She’s now happily entrenched in the ranks of volunteers working with Soldiers’ Angels, a non-profit dedicated to supporting military families. She’s adopted dozens of military personnel over several years. She’s even evolved to be entrusted with adopting Special Ops personnel, having shown her value and earned the trust do so.

What began as a one-time request is now a routine part of Barbara’s life. Her kitchen frequently resembles a bakery with a custom gift-wrapping department, as she carefully packages items in cheerful wrapping before placing them in each package. She could command a pretty retail price for each gift-stocked package she sends, but for Barbara, knowing she lifts those troops up is payment enough.

“If all I ever get from you is this email saying you know we’re here and you care,” one message read, “that’s more than enough.”

Messages like that mean the world to Barbara. As a wife and mother, she can’t imagine missing out on the moments that matter most, big and small. So when one Marine told her how lucky he’d felt to be able to watch his baby being born via SKYPE, it really rammed home to her the magnitude of military life. That a father should miss the birth of his child, or that a mother should labor alone, moved her tremendously. Now, she sometimes includes wives and mothers on her care package list.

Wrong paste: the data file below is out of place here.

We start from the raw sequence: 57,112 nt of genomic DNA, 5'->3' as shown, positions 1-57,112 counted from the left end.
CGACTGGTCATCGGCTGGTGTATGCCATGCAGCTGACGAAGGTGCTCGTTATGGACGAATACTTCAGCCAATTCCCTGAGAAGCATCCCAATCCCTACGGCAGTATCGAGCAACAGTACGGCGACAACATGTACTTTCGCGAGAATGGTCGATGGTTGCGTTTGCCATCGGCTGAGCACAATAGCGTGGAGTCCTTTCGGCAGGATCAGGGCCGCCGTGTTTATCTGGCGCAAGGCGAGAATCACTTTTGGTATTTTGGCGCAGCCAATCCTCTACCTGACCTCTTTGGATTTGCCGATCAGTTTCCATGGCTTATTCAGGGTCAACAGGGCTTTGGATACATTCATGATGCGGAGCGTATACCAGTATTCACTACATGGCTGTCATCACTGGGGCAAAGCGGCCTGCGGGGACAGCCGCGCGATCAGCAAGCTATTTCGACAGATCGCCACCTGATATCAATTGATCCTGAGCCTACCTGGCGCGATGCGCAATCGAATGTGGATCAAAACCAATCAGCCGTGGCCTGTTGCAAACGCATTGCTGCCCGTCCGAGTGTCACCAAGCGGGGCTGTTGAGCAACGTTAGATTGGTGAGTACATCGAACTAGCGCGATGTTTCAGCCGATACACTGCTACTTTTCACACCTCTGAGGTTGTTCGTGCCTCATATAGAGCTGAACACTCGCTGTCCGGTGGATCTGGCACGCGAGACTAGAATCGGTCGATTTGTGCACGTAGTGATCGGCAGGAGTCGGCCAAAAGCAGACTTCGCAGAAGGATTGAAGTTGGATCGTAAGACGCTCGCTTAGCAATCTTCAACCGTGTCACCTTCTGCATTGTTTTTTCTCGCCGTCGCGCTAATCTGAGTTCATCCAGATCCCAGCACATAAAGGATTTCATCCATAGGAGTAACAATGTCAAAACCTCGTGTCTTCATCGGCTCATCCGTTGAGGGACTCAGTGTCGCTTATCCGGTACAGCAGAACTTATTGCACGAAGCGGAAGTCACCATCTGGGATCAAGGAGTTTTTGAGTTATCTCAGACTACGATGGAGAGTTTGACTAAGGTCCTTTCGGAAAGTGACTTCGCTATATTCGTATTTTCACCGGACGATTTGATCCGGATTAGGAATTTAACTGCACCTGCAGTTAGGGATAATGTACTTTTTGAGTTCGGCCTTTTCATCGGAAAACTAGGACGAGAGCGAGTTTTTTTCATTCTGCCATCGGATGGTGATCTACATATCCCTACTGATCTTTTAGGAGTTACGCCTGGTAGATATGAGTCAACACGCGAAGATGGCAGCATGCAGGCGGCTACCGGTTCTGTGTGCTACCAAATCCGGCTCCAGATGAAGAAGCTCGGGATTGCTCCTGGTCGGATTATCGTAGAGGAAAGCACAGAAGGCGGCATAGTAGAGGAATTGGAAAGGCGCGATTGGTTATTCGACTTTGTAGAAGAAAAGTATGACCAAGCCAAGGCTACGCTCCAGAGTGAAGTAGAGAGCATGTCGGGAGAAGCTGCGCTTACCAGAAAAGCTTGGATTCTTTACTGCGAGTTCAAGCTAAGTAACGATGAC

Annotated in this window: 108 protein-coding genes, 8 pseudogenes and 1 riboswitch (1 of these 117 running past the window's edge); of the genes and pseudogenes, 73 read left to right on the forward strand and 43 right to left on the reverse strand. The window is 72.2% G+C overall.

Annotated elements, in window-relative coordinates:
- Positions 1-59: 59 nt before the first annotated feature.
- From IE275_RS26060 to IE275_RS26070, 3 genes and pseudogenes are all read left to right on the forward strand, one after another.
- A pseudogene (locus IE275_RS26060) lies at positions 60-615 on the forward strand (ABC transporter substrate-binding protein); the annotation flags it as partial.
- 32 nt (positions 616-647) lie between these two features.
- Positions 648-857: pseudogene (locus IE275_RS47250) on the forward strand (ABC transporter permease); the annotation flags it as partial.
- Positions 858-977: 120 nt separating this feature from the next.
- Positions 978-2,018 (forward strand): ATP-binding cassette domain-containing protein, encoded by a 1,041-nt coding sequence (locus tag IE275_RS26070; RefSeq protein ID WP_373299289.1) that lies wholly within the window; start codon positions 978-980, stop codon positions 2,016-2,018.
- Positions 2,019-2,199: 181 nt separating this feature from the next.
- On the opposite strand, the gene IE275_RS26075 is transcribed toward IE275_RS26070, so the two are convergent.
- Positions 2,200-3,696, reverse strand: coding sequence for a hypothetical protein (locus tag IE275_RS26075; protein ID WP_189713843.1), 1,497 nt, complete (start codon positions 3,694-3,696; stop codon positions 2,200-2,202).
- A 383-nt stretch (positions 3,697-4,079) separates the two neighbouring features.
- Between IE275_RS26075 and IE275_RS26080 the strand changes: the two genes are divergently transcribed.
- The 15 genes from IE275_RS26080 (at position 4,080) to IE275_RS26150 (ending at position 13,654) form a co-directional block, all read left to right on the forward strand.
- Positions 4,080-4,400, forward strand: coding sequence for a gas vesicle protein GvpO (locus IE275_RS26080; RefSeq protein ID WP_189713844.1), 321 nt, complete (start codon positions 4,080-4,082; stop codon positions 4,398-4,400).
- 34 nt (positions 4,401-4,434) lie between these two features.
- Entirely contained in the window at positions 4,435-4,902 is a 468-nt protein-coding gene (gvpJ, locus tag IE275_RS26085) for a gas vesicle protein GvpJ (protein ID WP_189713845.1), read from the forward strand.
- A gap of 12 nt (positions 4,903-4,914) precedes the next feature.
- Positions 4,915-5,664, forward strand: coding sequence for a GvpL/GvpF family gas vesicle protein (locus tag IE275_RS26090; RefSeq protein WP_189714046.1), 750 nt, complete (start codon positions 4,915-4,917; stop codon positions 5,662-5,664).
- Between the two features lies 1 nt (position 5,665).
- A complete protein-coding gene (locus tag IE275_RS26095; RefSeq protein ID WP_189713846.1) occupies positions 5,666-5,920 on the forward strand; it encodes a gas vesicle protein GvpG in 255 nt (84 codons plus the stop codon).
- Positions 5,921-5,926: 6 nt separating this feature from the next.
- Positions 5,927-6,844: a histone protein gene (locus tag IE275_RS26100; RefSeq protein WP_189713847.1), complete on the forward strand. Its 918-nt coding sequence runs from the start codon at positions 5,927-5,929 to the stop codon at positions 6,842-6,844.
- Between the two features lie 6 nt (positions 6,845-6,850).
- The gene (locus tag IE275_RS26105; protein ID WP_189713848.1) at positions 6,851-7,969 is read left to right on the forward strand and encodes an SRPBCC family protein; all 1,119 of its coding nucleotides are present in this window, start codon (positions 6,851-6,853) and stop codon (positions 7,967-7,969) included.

The emails and letters mean as much to Barbara Richardson, as the care packages do to the troops.

One soldier flew a flag in Afghanistan just for her. He then mailed it to her along with a certificate of authenticity. That flag is proudly displayed in Barbara’s home, alongside challenge coins and other items sent to her by grateful troops.

Each cookie is baked with thoughts of the men and women so far from home. Each item purchased and wrapped is tucked in with the hopes of bringing a smile to a weary soul. She spends her own money on each small gift and all the ingredients for hundreds of coolies per month, as well as shipping costs. She gladly indulges her love of baking to send her special cookies, now known around the world. Barbara laughingly notes she’s the only non-teacher in the dollar aisles at the mall, and acknowledges those baking days can be long. Knowing her intentions are well-received inspires her to continue her efforts.